Characters sneering at their child in Crusader Kings 3 mod Fullscreen Barbershop

Fullscreen barbershop

Providing no new mechanical additions, Fullscreen Barbershop centres instead on that most important aspect of Crusader Kings 3 – the single greatest determinant of your rulers’ fate:their looks. Crusader Kings 3 already includes a robust ruler designer, allowing you to form your character into a bronze adonis that makes even the Gods envious (or a hideous freak better kept in the palace dungeon), but Fullscreen Barbershop goes a step further by letting you show them off for all the world to see with additional screenshot functionality.

Newbie noble: Read our Crusader Kings 3 beginner’s guide

Rotate your character, choose a background, pick a pose, zoom in, and become the Steve McCurry of medieval photoshoots. Also included is the Barbershop for Everyone mod, so you can spruce up your heir and spouse, adding them to the photoshoot, too. A silly mod? Yes. But also great fun, and essential to capturing the full personality of all your strange family happenings.

A king from Crusader Kings 3 Mod pantheon

Pantheon of the Gods 3.0 – Rise of the Celestials

If religious fervour and sprawling celestial mythology are your idea of a good time in Crusader Kings 3, then Pantheon of the Gods might just be for you. Alongside a glut of original content – from questlines, to traits, to religions and cultures – it transforms Crusader Kings 3’s devout, but decidedly non-supernatural, conception of the world into a magical land of gods and fantastical races.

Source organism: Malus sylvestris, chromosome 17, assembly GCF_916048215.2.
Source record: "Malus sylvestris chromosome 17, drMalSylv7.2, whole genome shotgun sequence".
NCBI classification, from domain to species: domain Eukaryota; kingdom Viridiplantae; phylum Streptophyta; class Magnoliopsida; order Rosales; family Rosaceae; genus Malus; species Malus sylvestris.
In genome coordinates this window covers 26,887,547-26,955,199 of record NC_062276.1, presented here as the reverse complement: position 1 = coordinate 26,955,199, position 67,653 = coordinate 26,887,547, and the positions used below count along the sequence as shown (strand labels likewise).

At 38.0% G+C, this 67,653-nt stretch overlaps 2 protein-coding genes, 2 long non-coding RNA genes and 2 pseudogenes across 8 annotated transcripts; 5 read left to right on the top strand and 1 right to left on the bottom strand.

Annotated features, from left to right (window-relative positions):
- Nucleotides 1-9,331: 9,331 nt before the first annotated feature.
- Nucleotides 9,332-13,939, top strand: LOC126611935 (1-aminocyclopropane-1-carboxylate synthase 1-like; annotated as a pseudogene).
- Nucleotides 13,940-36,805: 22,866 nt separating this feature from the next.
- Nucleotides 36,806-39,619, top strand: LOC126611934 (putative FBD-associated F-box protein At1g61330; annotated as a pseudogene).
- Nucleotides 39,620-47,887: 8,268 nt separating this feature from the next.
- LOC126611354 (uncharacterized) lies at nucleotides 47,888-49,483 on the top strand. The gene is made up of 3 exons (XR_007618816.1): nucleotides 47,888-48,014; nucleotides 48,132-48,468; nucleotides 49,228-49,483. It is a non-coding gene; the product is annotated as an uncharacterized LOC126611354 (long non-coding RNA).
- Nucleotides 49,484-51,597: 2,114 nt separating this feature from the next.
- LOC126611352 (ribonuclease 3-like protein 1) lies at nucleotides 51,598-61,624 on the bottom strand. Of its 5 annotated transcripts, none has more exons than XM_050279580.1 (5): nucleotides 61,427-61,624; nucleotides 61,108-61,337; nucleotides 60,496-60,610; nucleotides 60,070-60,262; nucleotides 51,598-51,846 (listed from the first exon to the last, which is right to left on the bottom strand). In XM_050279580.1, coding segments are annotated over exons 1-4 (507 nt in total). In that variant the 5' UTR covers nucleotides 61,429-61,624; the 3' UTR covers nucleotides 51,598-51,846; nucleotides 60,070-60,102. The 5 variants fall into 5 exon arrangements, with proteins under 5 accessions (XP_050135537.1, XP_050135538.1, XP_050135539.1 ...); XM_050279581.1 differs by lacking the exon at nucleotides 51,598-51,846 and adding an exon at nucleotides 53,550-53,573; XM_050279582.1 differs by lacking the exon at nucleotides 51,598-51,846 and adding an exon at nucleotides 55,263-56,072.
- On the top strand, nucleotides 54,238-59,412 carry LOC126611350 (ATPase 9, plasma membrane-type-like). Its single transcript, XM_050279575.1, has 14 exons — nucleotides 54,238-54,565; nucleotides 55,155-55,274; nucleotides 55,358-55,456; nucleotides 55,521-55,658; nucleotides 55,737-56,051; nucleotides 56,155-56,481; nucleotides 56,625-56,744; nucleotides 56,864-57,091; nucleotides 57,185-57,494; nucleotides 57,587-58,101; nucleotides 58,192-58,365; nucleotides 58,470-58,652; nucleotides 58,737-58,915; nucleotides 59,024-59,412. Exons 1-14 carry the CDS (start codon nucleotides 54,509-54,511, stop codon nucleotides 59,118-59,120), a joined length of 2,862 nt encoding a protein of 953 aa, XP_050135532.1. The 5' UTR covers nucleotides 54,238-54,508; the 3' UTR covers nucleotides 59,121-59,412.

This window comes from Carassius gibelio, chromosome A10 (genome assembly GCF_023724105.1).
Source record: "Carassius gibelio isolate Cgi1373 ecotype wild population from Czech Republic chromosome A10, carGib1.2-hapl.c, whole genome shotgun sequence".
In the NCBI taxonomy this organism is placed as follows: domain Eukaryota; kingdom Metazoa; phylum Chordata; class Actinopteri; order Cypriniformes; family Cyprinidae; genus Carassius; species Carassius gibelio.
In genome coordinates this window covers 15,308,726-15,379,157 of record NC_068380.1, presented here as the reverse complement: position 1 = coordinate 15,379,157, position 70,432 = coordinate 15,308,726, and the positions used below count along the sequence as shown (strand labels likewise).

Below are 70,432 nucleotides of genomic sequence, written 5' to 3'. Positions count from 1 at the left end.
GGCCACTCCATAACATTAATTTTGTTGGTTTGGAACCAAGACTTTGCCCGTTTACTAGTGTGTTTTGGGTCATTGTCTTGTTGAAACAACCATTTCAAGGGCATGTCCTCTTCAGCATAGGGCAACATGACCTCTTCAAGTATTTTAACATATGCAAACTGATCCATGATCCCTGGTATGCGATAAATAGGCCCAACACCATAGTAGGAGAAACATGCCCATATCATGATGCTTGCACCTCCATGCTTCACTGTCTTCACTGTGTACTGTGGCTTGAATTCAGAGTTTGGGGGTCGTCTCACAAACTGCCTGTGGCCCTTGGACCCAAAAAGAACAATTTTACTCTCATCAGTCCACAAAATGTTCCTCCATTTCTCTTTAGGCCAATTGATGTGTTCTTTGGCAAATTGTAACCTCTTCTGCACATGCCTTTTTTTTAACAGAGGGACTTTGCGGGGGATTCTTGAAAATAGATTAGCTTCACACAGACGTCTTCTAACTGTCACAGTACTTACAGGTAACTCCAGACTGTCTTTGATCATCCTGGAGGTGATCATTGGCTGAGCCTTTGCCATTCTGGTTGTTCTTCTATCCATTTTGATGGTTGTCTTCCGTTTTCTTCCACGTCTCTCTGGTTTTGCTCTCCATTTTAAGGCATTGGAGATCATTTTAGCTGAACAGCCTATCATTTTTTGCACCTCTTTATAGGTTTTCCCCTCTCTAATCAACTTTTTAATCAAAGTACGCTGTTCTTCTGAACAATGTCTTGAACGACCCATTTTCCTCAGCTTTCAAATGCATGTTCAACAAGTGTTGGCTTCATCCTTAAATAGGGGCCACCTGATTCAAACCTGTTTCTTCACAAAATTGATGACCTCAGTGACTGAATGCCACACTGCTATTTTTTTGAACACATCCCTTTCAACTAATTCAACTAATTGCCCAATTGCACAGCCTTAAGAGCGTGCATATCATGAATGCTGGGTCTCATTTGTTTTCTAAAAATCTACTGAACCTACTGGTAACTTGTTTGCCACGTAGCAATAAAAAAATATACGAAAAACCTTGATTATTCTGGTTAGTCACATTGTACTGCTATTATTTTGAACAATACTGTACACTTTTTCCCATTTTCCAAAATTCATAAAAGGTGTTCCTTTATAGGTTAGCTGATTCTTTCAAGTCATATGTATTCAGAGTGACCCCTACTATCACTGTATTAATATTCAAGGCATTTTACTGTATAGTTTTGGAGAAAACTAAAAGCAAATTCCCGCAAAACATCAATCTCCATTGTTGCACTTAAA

Its focus lies on deities. Various religions and gods are added to the game, alongside additional races and creatures, each bound by their own mythology. But the celestial beings of this world aren’t ones to sit idly in the sky while the earth below plods along in slow submission. Your character can follow an event chain to become a god themselves, accruing specific deity traits, creating a religion around themselves, passing on divine powers to others, or cursing those that defy you. And, naturally, you have the option to train an army of angels or demons to fight by your side, as every good deity would.

Still a work-in-progress, there’s a lot of scope to Pantheon of the Gods, and the mod’s creators promise some big updates in the future. New traits, lifestyles, and even a magic system are reportedly in the pipeline. Expect to see more story-based gameplay and narrative features on the way, too.

A row of noble characters from Crusader Kings 3 mod Community Flavor Pack

Community Flavor Pack